Propane vs Gas Generator (Which One Is Better)
A portable generator is an excellent source of emergency backup power for power outages; for instance, when natural disaster strikes. You can also use portable generators for camping, other recreational activities, or any projects where you need them but do not have access to electricity. The traditional fuel choices for generators are gasoline and diesel, but propane has made its way onto the scene.
Propane combustion is very similar to that of gasoline, and both fuels can use the same carburetor. Increasingly, you will find engines that can accommodate gasoline or propane, which has only fueled (excuse the pun) the propane vs. gas generator debate.
Despite commonalities, these fuels have distinct advantages and a few drawbacks. The best fuel option will depend on how you want to use it and how much power you’ll need.
- Fuel Availability: Gasoline is more readily available at gas stations, while propane might be harder to find depending on your location.
- Environmental Impact: Propane is a cleaner-burning fuel compared to gasoline. It releases fewer harmful emissions and leaves no residue in your generator’s carburetor or spark plugs. This makes it a more eco-friendly option.
- Shelf Life: Propane has an indefinite shelf life, making it a reliable fuel source for long-term storage. Gasoline, on the other hand, deteriorates over time and can gum up your generator’s engine if not used within a year.
- Cold Weather Performance: Propane generators can face challenges in extremely cold temperatures, as the regulator can freeze up, and the tank may not dispense fuel effectively.
- Emergency Preparedness: Propane’s indefinite shelf life and the option to use large tanks make it a more reliable choice for extended emergencies, where the gasoline supply might be disrupted.
- Cost-Effectiveness: The cost of running a generator can fluctuate based on fuel prices. Calculating cost per kilowatt-hour (kWh) can help determine which fuel is more economical at any given time.
- Dual-Fuel Option: If you’re undecided, dual-fuel generators offer the flexibility to run on either propane or gasoline, mitigating some disadvantages of each fuel type.
The information below compares the differences between propane and gas generators. It will help you determine which one is right for you.
Gas vs. Propane Generators
Gasoline is a liquid produced from refined petroleum used to fuel combustion engines. It is the most used fuel in the world.
Propane is a liquefied petroleum gas stored inside a compressed tank. It converts to a gas as it is released from pressure.
Are There Differences in Gas and Propane Supply?
You can find gas stations almost anywhere. Propane is also widely available, but you may not be able to find it near where you live.
Also, while you can buy propane containers at various stores, having them refilled is more cost-effective than replacing the entire tank. Depending on how much propane you use, this may be less or more of an issue. If you are a business that relies on generators daily, the ability to refill tanks may be a significant consideration.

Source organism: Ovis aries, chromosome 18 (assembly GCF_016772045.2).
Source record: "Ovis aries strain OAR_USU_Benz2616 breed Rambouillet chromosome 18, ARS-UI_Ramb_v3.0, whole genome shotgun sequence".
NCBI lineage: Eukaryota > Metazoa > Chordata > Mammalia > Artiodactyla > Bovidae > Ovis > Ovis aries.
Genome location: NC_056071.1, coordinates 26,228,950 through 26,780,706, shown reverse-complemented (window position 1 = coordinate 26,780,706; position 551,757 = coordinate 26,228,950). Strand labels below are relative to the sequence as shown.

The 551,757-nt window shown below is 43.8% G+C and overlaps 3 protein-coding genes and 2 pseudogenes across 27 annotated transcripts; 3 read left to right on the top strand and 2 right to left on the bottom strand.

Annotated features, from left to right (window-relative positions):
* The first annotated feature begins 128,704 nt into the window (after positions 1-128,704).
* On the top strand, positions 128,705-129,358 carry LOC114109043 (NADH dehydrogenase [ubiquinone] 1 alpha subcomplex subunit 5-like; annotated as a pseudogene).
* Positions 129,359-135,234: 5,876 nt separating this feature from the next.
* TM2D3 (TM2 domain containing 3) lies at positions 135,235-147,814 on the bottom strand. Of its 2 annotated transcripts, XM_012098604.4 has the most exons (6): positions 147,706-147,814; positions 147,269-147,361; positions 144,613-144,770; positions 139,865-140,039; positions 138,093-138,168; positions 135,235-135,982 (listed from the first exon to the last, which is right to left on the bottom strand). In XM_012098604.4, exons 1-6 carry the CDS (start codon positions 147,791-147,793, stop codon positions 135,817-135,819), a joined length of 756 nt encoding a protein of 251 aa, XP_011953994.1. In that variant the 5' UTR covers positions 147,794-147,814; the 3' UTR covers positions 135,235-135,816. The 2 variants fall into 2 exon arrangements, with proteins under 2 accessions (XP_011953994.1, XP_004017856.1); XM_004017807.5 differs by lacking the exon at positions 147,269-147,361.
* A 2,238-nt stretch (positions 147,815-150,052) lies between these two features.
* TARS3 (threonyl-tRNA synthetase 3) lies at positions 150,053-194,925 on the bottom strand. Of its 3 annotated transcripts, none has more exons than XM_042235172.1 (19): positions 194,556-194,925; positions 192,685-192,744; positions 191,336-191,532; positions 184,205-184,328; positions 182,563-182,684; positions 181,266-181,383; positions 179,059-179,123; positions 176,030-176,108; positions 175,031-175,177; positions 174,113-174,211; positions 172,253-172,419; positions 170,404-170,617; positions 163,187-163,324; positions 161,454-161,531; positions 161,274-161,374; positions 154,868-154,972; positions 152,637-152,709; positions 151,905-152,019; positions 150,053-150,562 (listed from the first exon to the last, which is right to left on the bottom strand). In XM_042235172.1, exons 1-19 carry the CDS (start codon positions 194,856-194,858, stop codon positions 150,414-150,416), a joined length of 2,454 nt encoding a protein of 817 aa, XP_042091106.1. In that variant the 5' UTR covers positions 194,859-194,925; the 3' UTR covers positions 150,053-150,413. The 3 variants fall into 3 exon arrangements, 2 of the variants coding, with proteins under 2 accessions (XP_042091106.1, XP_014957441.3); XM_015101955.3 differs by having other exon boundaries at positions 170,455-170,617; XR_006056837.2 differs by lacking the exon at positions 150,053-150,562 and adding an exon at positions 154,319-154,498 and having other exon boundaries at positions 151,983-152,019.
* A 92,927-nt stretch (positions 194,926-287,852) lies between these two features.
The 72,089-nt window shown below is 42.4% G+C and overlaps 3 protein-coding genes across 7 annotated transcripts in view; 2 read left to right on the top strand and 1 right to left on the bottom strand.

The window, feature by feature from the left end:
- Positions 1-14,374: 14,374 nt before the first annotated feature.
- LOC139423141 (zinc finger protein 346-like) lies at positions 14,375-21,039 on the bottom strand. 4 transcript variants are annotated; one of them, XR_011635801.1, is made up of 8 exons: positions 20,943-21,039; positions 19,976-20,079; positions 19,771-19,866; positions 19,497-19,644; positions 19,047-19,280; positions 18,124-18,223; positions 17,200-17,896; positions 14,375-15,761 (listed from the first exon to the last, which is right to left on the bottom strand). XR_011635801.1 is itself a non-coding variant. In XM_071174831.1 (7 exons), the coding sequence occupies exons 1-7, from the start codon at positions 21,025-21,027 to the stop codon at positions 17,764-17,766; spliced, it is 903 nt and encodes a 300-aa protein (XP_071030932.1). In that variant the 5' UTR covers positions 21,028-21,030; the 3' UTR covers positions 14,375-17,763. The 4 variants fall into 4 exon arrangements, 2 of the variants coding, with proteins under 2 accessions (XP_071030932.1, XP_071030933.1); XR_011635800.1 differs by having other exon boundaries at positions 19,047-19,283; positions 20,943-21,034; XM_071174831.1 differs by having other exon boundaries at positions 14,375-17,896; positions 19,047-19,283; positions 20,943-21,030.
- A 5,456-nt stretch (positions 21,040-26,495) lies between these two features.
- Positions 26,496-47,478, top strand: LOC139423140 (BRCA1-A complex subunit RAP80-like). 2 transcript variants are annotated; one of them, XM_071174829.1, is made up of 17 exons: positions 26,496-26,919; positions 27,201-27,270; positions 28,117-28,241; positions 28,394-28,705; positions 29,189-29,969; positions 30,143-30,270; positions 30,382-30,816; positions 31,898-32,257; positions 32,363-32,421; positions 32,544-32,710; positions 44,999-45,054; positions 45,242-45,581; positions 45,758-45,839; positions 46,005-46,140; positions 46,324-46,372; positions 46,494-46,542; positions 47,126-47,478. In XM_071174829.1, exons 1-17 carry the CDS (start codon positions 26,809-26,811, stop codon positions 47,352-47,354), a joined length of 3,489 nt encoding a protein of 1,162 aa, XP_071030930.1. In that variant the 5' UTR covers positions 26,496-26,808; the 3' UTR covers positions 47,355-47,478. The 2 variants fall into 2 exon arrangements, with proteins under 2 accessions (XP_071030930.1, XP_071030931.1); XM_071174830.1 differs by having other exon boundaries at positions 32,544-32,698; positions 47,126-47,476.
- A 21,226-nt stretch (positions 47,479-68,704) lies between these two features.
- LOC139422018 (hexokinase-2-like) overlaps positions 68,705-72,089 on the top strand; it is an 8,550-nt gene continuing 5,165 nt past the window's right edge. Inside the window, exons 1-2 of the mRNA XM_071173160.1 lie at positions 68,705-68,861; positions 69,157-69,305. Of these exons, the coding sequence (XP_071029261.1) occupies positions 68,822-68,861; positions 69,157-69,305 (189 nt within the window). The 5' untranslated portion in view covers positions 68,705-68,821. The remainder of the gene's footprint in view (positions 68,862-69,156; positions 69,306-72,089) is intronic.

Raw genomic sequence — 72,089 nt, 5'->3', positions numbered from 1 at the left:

Which Fuel Is Better for the Environment?
Environmental impact is an essential factor when comparing propane generators vs. gas generators. Propane is much more clean-burning than gasoline. According to the National Propane Gas Association, propane releases much less carbon dioxide, carbon monoxide, nitrogen oxide, and hydrocarbons than any other fossil fuel.
Because it burns cleaner, propane will not leave residue in your carburetor or spark plugs. It is less toxic for human beings as well. Unlike gasoline, propane tanks emit no toxic fumes when in storage.
How Long Can You Store Each Fuel?
Backup generators are not much use without having a fuel source on hand. So you’ll need to store either gas cans or propane tanks.
One issue where propane generators are the clear winner — and can offset availability issues — is shelf life. Unlike gasoline, you can store it as long as you want, and it will not expire or diminish in energy concentration over time.
Gasoline only lasts between three months and about a year (if you add stabilizers to your gas tank) before it begins to deteriorate. As it does so, it becomes denser and can clog lines, gum up the generator engine, and damage components. For this reason, you should occasionally drain gas generators or run them until the tank is empty. So using propane makes generator maintenance a bit simpler.
Since it attracts water molecules in the air, ethanol can further shorten the gas’s life.
One other storage issue is volatility near flames. Gasoline is highly flammable. Propane gas is as well, but, stored in its liquid form, it will not combust.
One downside to propane storage is that a propane tank leak can be difficult to detect since the gas is invisible and has no smell. Manufacturers must add a scent to the propane, but propane in gas form is denser than air. It will sink to the lowest point in a space so that it may go undetected by someone walking through a room.
Speaking of safety, you may want to learn how to ground a generator.
What About Ease of Use?
Unlike propane engines, where the storage tank connects directly to the machine, you must transfer gasoline to the integrated tank of a gas-powered generator. But this means there is an extra external propane tank for propane generators that don’t exist with gas generators.
For larger generators on wheeled carts, this distinction may be negligible. It will be more of an issue if, for instance, you work on projects that require you to move a portable generator around a lot. In these instances, gas-powered generators may be preferable over propane generators.
Propane vs. Gas (Are There Other Factors to Consider?)
Yes, there are various factors when choosing between a propane generator and a gas-powered generator. One is the external temperature during usage.